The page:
European stocks recover; Asia dives on recession fears

GMT 15:58 2016 Wednesday ,10 February

Arab Today, arab today European stocks recover; Asia dives on recession fears

In late morning deals, Frankfurt and Paris stocks jumped about 2.3%
Hong Kong - AFP

Stock markets in Europe attempted to recover on Wednesday, aided by steadier oil prices and banking shares, but only after Asia sank again on fears of another banking crisis and global recession.

World oil prices firmed but remain perilously close to recent 12-year lows, one day after the International Energy Agency warned the global surplus would be larger than previously thought in the first half of 2016.

In late morning deals, Frankfurt and Paris stocks jumped about 2.3 percent and London won 1.3 percent, while star performer Milan surged by 5.0 percent, but analysts warned the upwards trajectory might not last.

"Europe (is) trying to rally, with financials trying to lead the charge after their recent falls," said Russ Mould, investment director at trading firm AJ Bell.

"Whether this proves to be nothing more than a dead-cat bounce remains to be seen -- but given the possible link between oil and banking stocks, any sustained upward movement in crude would be welcome," he told AFP.

- Deutsche Bank surges -

The German market was also buoyed by Deutsche Bank, whose share price soared on speculation it may be considering a bond buyback programme to help ease concern about its funds.

Shares in Germany's biggest lender -- which had shed about 13 percent over the course of Monday and Tuesday  -- rallied 13.95 percent to 15.08 euros.

Media reports have suggested it is considering a bond buyback, but a bank spokesman declined to comment.

Deutsche Bank shares, along with those of other European lenders, have taken a severe bashing this week.

Markets remain cautious over the outlook for banking sector profitability, according to CMC Markets analyst Michael Hewson.

"Equity markets are trading cautiously ... after three days of losses brought on by concerns surrounding the profitability and resilience of the banking sector, particularly in Europe," Hewson added.

"The imposition of negative rates by the European Central Bank and other central banks has raised concerns that they could have a toxic effect on bank margins at a time of slowing growth at a time when banks are being expected to bolster their balance sheets.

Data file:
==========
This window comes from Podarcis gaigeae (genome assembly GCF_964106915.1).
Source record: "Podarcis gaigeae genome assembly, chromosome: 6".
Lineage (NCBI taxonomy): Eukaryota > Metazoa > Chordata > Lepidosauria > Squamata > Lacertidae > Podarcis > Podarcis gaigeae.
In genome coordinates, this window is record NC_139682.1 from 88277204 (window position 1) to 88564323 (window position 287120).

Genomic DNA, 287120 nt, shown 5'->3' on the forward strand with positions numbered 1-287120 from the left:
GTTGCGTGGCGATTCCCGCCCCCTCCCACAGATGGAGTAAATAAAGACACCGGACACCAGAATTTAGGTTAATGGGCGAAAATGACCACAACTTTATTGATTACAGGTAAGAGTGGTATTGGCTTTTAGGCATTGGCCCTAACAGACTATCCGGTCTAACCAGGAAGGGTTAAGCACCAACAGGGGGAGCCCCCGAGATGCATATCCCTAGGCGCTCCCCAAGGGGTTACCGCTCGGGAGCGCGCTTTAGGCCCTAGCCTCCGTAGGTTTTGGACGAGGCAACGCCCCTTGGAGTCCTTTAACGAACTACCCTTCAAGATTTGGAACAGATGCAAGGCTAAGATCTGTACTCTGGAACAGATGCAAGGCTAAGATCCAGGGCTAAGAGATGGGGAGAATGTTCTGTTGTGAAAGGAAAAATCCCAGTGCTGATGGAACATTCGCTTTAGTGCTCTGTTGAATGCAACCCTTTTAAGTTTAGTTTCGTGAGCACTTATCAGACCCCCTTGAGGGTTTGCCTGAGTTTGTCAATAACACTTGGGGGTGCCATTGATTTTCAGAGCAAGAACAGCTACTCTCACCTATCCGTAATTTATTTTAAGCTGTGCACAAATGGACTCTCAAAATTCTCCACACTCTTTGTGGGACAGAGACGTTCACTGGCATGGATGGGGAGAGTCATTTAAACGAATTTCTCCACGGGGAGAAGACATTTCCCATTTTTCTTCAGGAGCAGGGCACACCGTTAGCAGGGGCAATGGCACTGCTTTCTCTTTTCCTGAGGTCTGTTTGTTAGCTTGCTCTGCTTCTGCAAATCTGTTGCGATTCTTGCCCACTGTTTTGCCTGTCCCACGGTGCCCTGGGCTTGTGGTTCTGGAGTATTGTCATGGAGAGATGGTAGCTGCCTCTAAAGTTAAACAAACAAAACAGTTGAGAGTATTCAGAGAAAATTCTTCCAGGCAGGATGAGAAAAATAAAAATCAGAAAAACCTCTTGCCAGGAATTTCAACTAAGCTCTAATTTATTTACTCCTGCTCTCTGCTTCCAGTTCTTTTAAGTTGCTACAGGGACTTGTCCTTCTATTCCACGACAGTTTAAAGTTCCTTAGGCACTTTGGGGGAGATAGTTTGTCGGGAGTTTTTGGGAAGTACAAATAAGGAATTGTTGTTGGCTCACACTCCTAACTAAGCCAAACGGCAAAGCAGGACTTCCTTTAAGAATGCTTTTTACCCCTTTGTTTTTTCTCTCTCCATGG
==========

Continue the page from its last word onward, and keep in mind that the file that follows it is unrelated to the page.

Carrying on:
"With no effective back-stop mechanism in place for European banks, this is raising concerns about the overall stability of the European banking sector as a whole."

Asian stocks took another battering Wednesday, with Tokyo suffering sharp losses.
More bourses reopened after the Lunar New Year break but immediately plunged into the red, playing catch-up with a rout that has seen billions wiped off valuations across the globe so far this year.

Russ Mould warned that investors were pricing in for another potential recession -- with economic stormclouds on the horizon -- and added that cheap debt was a "key" issue.

- 'Key problem remains debt' -

"Markets have switched from pricing in an ongoing economic upturn to worrying about a renewed global downturn and even deflation," he told AFP.

"As such, falling bank shares, concerns over China’s financial markets and a fresh plunge in the price of oil are symptoms, not causes in their own right.

"The key problem remains debt – there is too much of it. In addition, cheap debt has funded booms in Chinese construction and commodity consumption and US shale oil production, resulting in oversupply and then inevitable cutbacks and retrenchment."

The latest Asian sell-off is the latest in the past six weeks that has seen severe volatility around the world, fuelled by China's growth slowdown and a crash in crude prices.

The Chicago Board Options Exchange Volatility Index, which measures market turbulence, is sitting around five-month highs and has jumped 20 percent since Friday.

Japan's Nikkei index lost 2.3 percent to close at its lowest level since October 2014, extending Tuesday's 5.4-percent collapse.

- Key figures around 1100 GMT -

London - FTSE 100: UP 1.3 percent at 5,702.2 points

Frankfurt - DAX 30: UP 2.3 percent at 9,076.3

Paris - CAC 40: UP 2.3 percent at 4,088

Milan - FTSE MIB: UP 5.0 percent at 16,709

EURO STOXX 50: UP 2.7 percent at 2,809.7

Tokyo - Nikkei 225: DOWN 2.3 percent at 15,713.39 (close)

New York - Dow: DOWN 0.1 percent at 16,014.38 (close)

Euro/dollar: DOWN at $1.1247 from $1.1293 on Tuesday


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